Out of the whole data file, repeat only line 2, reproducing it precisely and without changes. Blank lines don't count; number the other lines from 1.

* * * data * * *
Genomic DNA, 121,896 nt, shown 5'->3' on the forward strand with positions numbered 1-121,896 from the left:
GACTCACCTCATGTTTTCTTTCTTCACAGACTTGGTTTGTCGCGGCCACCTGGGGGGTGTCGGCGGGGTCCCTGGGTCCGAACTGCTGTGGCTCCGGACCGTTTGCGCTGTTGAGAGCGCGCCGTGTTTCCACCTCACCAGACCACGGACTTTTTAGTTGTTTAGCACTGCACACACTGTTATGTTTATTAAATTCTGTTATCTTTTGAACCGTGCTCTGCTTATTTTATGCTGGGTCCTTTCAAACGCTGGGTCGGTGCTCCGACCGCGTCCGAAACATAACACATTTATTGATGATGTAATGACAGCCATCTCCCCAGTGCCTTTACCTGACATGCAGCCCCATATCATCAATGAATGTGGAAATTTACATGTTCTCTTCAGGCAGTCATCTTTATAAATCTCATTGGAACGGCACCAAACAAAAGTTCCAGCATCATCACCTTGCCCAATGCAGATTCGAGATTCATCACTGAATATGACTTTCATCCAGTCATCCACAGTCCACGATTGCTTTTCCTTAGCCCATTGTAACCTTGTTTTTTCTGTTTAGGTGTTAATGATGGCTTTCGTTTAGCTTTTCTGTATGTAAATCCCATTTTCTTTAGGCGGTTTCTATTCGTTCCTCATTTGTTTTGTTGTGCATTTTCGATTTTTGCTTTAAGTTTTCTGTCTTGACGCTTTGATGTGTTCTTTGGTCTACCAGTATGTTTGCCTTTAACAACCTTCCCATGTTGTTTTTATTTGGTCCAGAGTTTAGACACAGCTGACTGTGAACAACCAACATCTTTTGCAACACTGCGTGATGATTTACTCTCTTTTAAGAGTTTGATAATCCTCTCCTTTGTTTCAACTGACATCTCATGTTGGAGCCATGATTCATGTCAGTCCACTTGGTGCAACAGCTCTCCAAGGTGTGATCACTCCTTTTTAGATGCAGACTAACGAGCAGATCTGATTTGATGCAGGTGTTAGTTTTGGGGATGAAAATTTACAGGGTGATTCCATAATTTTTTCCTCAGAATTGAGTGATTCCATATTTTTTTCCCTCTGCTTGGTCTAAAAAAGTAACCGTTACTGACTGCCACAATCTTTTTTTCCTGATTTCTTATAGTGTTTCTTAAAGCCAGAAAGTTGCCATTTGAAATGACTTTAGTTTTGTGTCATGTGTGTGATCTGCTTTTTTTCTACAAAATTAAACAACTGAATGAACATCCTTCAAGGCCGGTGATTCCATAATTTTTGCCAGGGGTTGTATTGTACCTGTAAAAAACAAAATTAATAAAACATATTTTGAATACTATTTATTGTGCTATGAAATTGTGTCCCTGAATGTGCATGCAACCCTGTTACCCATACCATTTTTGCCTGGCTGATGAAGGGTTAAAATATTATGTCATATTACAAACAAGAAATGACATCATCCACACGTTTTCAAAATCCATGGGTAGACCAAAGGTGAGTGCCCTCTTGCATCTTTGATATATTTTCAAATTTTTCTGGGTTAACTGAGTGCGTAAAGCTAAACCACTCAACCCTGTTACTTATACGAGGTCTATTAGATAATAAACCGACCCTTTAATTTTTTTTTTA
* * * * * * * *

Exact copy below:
GACTCACCTCATGTTTTCTTTCTTCACAGACTTGGTTTGTCGCGGCCACCTGGGGGGTGTCGGCGGGGTCCCTGGGTCCGAACTGCTGTGGCTCCGGACCGTTTGCGCTGTTGAGAGCGCGCCGTGTTTCCACCTCACCAGACCACGGACTTTTTAGTTGTTTAGCACTGCACACACTGTTATGTTTATTAAATTCTGTTATCTTTTGAACCGTGCTCTGCTTATTTTATGCTGGGTCCTTTCAAACGCTGGGTCGGTGCTCCGACCGCGTCCGAAACATAACACATTTATTGATGATGTAATGACAGCCATCTCCCCAGTGCCTTTACCTGACATGCAGCCCCATATCATCAATGAATGTGGAAATTTACATGTTCTCTTCAGGCAGTCATCTTTATAAATCTCATTGGAACGGCACCAAACAAAAGTTCCAGCATCATCACCTTGCCCAATGCAGATTCGAGATTCATCACTGAATATGACTTTCATCCAGTCATCCACAGTCCACGATTGCTTTTCCTTAGCCCATTGTAACCTTGTTTTTTCTGTTTAGGTGTTAATGATGGCTTTCGTTTAGCTTTTCTGTATGTAAATCCCATTTTCTTTAGGCGGTTTCTATTCGTTCCTCATTTGTTTTGTTGTGCATTTTCGATTTTTGCTTTAAGTTTTCTGTCTTGACGCTTTGATGTGTTCTTTGGTCTACCAGTATGTTTGCCTTTAACAACCTTCCCATGTTGTTTTTATTTGGTCCAGAGTTTAGACACAGCTGACTGTGAACAACCAACATCTTTTGCAACACTGCGTGATGATTTACTCTCTTTTAAGAGTTTGATAATCCTCTCCTTTGTTTCAACTGACATCTCATGTTGGAGCCATGATTCATGTCAGTCCACTTGGTGCAACAGCTCTCCAAGGTGTGATCACTCCTTTTTAGATGCAGACTAACGAGCAGATCTGATTTGATGCAGGTGTTAGTTTTGGGGATGAAAATTTACAGGGTGATTCCATAATTTTTTCCTCAGAATTGAGTGATTCCATATTTTTTTCCCTCTGCTTGGTCTAAAAAAGTAACCGTTACTGACTGCCACAATCTTTTTTTCCTGATTTCTTATAGTGTTTCTTAAAGCCAGAAAGTTGCCATTTGAAATGACTTTAGTTTTGTGTCATGTGTGTGATCTGCTTTTTTTCTACAAAATTAAACAACTGAATGAACATCCTTCAAGGCCGGTGATTCCATAATTTTTGCCAGGGGTTGTATTGTACCTGTAAAAAACAAAATTAATAAAACATATTTTGAATACTATTTATTGTGCTATGAAATTGTGTCCCTGAATGTGCATGCAACCCTGTTACCCATACCATTTTTGCCTGGCTGATGAAGGGTTAAAATATTATGTCATATTACAAACAAGAAATGACATCATCCACACGTTTTCAAAATCCATGGGTAGACCAAAGGTGAGTGCCCTCTTGCATCTTTGATATATTTTCAAATTTTTCTGGGTTAACTGAGTGCGTAAAGCTAAACCACTCAACCCTGTTACTTATACGAGGTCTATTAGATAATAAACCGACCCTTTAATTTTTTTTTTA